What C# interface should be used if I only want to be able to index into instances of a type? I don't need (or want) the ability to add/remove/edit elements. Enumeration is okay. Does this require a custom IIndexable type?

In this case IList is overkill because it forces implementation of members I don't want to have.

  • Do you need to be compatible with any existing interfaces? If not, why not just create your own interface with an indexer? Jun 29, 2010 at 14:46

5 Answers 5


As of .Net 4.5 the (arguably) right way is now to use IReadOnlyList<T>, which derives from IReadOnlyCollection<T>, which derives from IEnumerable<T>

  • IReadOnlyList<T> gives you the indexer
  • IReadOnlyCollection<T> gives you the collection Count property.
  • IEnumerable<T> gives you the collection Enumerator.

Its about as light as you can make it.

Core classes that directly implement IReadOnlyList:

  • 2
    +1 That's the best approach for .NET 4.5+. Generic collections (List<T>) and arrays (T[]) all implement IReadOnlyList<T>, so they can be passed around transparently, effectively making them immutable to consumers. I implemented my own version of IIndexable<T> several years ago, which is now obsolete.
    – vgru
    Jun 27, 2015 at 12:51

(Edit: This question was asked before .NET 4.5, which now includes the more suitable IReadOnlyList<> interface. The following Answer is therefore valid for .NET before 4.5.)

IList<> (assuming you want to stay generic) is the only interface to include an indexer in .NET before version 4.5.

However, you can just explicitly implement and throw NotSupportedException for all those operations you don't want to support, or just implement IEnumerable<> and have the rest on the class only, not in an interface.


You can expose it as IEnumerable<T> and still have indexing behavior via LINQ .ElementAt and .Count. If the underlying collection supports IList<T>, these are still O(1) operations as LINQ is smart enough to optimize for list implementations. Granted, .ElementAt is not as succinct as an indexer, but it also gives you flexibility if the underlying implementation changes to a collection that doesn't directly support indexing. If you don't want to use this approach, it's not too difficult to create a wrapper class that implements a read-only indexer and delegates all calls to an underlying list.

  • I know this post is old, but this answer is missleading. I'm sorry, but this has nothing to do with LINQ optimizing anything or being "smart". The only reason element indexing complexity is O(1) for IEnumerable's ElementAt() comes from the underlying type's implementation of it. No one should index an IEnumerable via ElementAt method based on an assumption, that i's PROBABLY implemented as a List. You see an IEnumerable, you assume it's IEnumerable and nothing more. You want an indexable interface then utilize an interface meant for actual indexer access. But you probably know that by now:)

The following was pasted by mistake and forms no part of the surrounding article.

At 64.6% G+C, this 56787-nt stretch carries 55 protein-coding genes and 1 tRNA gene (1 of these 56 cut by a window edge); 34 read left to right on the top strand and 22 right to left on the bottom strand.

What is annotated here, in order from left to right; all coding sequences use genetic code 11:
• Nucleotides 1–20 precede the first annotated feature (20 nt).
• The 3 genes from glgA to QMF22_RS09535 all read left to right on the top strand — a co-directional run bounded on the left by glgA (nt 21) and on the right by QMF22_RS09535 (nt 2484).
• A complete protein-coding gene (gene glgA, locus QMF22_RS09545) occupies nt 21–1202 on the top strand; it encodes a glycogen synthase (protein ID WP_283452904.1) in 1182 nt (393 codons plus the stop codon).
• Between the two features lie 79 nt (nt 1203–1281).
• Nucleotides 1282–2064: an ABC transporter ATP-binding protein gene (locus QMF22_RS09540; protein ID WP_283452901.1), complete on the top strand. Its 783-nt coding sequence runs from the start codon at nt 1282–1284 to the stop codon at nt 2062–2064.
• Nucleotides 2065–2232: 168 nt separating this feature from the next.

– Tarec
    Dec 12, 2019 at 15:32
  • 1
    @Tarec, Nowadays, it's a moot point, since there are better options in the read-only interfaces, but I understand where you're coming from. At the time, it was considered best practice to expose read-only collections as IEnumerable<T> with the understanding that in most circumstances, this would be reasonably performant to access via ElementAt. There wasn't an explicit contract to this effect in the language, so you had to either assume this or rely on documentation to clarify that this was, indeed, what you'd get. That said, the modern approach is superior and this answer is outdated.
    – Dan Bryant
    Dec 12, 2019 at 16:45

Why not just IEnumerable<> + a custom interface with just an indexer?

  • because you can't write to an IEnumerable... However, using IList this could be done. Feb 9, 2017 at 13:14

Define a custom class for it that you can use in your interface

public class Indexable<T>
    private readonly IList<T> _innerList;

    public Indexable(IList<T> innerList)
        _innerList = innerList;

    public T this[int index]
        get { return _innerList[index]; }
        set { _innerList[index] = value; }

Use it as

public interface MyStuff
    Indexable<int> MyIndexableCollectionOfInt { get; }

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